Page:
Cyberstalking: When One ‘Follower’ Is Too Many

hands on laptop keyboardTechnology has changed the way we live, do our jobs, even how we interact with people. No longer do we have to wait for news from a family member across the country. With the stroke of a finger, our laptops, smartphones, and tablets transport us across any number of miles.

The way we socialize and even date has significantly changed over the past 40 years. With the advent of social media and dating sites, it is easier to connect with people. Many teens, as well as some adults, are putting their lives out there for anyone to see, sharing personal details in the hopes of attracting mates, friends, and “followers.” It is not uncommon for people to post places they go or events they will attend. In fact, I have friends who post on Facebook everything that happens to them. It is almost a step-by-step account of what they did each day, where they went, and who was with them. If I ever need to know where they are, I just have to log in.

With all this personal information out there on the internet, the possibility—reality, in fact—exists that some will use it for devious means. Stalking and cyberstalking affect millions of people each year. In 2012, a special report was released by the Department of Justice that estimated 5.3 million U.S. residents age 18 or older experienced behaviors consistent with either stalking or harassment. Statistics on cyberstalking show that harassment most often originates through unwanted Facebook contact; emails are next. Eighty-three percent of cyberstalking cases escalated in some way. The top three ways in which incidents escalated were through Facebook, then by phone, and finally by text messages.

The media help to further desensitize us to the terror of stalking. I recently saw a cartoon that featured a “dad” talking to his kid, who was on his computer. The dad said, “In my day, stalking actually took skill and we had to leave our house to do it. We didn’t have Facebook to do our work for us.” Then there are songs, such as “Every Breath You Take,” “(Everything I do) I Do It for You,” “One Way or Another,” and “Never Gonna Give You Up,” that we may have all cheerily sung the lyrics to without even thinking about what they meant.

If you are being stalked, you may notice yourself being followed, see the same vehicle near locations that you frequent, or deal with hang-ups or odd messages on your home or cell phone, email, or notes left for you on your vehicle or other places. With cyberstalking, the tactics can be more subtle. The stalker may become friends with one of your Facebook friends to follow your behavior online. Stalkers also have been known to use a victim’s email address to sign them up for magazines or other subscriptions. It can become a constant barrage of unexplained things. It might make you believe you’re going “crazy.” For someone being stalked, it may be difficult to do everyday things such as answering the phone or checking email without feeling fear.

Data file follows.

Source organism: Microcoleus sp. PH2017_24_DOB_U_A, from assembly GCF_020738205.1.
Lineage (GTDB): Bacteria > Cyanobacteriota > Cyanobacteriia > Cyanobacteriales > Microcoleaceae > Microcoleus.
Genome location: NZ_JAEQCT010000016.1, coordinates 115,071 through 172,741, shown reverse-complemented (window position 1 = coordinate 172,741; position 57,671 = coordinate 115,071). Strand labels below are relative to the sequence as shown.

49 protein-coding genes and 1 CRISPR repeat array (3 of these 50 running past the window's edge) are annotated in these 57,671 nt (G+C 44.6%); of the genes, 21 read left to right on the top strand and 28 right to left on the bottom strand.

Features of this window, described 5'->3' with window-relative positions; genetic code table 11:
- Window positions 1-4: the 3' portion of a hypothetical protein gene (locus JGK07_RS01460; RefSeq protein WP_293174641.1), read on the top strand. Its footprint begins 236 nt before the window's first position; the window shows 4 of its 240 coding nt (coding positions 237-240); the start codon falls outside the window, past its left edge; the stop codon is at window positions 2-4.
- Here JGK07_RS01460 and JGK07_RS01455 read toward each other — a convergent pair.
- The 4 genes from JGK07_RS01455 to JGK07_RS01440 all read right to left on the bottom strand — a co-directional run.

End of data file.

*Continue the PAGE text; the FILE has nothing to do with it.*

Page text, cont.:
Stalkers can be transparent or secretive in how they stalk. Their motivations may vary, but their actions instill a perpetual uneasiness within victims. Some people associate stalking only with celebrities; that is not true. With millions falling victim to stalking in the United States each year, this widely misunderstood crime reaches far beyond people in the public eye.

January is National Stalking Awareness Month. It is unfortunate that we need to promote awareness of any crime in this way. We have seen how prevalent cyberstalking has become, and as technology advances, it is sure to only increase. Let’s not wait until crime touches us or someone close to us to get involved and get motivated to create change.

References:

  1. Bureau of Justice Statistics, September 2012, NCJ 224527. Retrieved on 1 January 2014 from http://www.bjs.gov/content/pub/pdf/svus_rev.pdf
  2. Stalking Awareness Month. Retrieved on 1 January 2014 from http://stalkingawarenessmonth.org/

© Copyright 2014 GoodTherapy.org. All rights reserved. Permission to publish granted by Teresa Collett, PsyD, therapist in Silverdale, Washington

The preceding article was solely written by the author named above. Any views and opinions expressed are not necessarily shared by GoodTherapy.org. Questions or concerns about the preceding article can be directed to the author or posted as a comment below.